The Northeast Georgia History Center at Brenau University invited the community to attend Sunday’s family day event, which focused on the 1940s. The event was held from 1-4 p.m. and provided visitors with hands-on activities, historical performers and several demonstrations that called for volunteers.
Titled “The 1940s-War and Peace,” the day was filled with opportunities to learn about the everyday life of people living during that time period. In addition to the history center staff, Ken Johnston, curator of education at the NEGAHC, was among other history buffs who were contacted to share their skills for the day.
Historical interpreter and blacksmith Wind Chapman demonstrated what went into working with fire and an anvil and answered questions for the crowd. In Cherokee Chief White Path’s Cabin, one corner was set up to feature rural life in the 1940s. David Finch, who is studying history at the University of North Georgia, went over the struggles people faced at the time.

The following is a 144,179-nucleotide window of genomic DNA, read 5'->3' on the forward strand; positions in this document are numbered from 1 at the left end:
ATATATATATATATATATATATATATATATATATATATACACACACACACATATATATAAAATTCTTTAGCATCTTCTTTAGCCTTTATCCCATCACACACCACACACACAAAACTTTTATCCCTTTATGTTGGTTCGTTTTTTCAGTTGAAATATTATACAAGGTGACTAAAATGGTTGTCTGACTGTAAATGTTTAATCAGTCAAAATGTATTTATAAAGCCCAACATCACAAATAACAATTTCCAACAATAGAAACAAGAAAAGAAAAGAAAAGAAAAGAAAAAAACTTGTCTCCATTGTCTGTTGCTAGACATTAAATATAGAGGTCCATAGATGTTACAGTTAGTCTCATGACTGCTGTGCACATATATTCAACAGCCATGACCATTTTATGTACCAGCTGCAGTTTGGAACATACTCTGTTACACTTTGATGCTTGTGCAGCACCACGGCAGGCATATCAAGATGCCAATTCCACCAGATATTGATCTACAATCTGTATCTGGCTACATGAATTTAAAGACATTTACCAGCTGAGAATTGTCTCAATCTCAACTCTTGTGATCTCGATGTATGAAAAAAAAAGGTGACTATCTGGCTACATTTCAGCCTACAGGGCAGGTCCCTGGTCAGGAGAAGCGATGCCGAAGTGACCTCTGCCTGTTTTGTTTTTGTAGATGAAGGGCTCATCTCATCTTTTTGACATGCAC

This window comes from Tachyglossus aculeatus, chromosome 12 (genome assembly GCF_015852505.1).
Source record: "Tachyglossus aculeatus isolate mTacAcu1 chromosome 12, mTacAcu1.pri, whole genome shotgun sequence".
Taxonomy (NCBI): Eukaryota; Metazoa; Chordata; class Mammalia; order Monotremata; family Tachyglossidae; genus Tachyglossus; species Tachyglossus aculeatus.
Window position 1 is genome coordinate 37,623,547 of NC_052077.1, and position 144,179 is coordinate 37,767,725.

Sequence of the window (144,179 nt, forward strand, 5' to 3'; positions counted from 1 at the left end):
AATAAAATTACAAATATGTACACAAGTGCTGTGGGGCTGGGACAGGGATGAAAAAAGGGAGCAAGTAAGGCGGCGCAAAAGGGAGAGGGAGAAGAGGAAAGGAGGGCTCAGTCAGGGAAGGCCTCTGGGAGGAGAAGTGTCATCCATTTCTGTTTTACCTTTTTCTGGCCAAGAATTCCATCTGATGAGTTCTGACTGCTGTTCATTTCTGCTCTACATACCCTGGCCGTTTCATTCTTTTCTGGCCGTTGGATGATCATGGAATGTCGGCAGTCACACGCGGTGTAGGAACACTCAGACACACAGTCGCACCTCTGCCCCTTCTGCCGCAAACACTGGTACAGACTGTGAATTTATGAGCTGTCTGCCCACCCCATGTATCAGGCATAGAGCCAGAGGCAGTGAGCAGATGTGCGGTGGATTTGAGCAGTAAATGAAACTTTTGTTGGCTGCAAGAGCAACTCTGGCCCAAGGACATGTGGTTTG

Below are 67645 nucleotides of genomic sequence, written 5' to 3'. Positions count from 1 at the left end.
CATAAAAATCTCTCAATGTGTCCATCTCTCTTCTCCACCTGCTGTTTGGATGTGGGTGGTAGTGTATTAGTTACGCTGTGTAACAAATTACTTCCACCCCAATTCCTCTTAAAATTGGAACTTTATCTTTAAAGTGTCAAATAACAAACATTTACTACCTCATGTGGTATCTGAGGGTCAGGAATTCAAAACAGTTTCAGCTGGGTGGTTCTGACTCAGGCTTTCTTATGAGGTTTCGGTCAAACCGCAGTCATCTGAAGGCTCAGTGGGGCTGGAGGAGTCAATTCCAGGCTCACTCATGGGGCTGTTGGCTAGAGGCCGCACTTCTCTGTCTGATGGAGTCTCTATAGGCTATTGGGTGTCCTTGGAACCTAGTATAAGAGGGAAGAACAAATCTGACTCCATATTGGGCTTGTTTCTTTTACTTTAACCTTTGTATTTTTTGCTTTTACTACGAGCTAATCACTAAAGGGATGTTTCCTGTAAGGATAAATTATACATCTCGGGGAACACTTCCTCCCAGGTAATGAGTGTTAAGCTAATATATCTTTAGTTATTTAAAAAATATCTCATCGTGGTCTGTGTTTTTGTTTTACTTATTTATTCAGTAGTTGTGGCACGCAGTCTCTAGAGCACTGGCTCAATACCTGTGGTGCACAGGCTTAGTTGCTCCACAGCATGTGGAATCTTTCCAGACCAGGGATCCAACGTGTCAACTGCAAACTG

Visitors of all ages had the opportunity to engage in hands-on activities that reflected the people of the time, from learning more about planting with the Victory Garden, to writing V-mail or preforming a radio show with scripts and sound effects from the ’40s.
In the museum theatre in the Land of Promise Gallery, Johnston read poetry from the North Georgia poet Byron Herbert Reece. A performance piece by Chiara Richardson as Beulah Rucker, a noted Gainesville educator, brought history to life.
Usually closed on Sunday, the NEGAHC offers free family day events that can be enjoyed by children, families and people of all ages. Activities, demonstrations and performances are given to offer an insight into the different periods of time that are not limited to the pages of a book.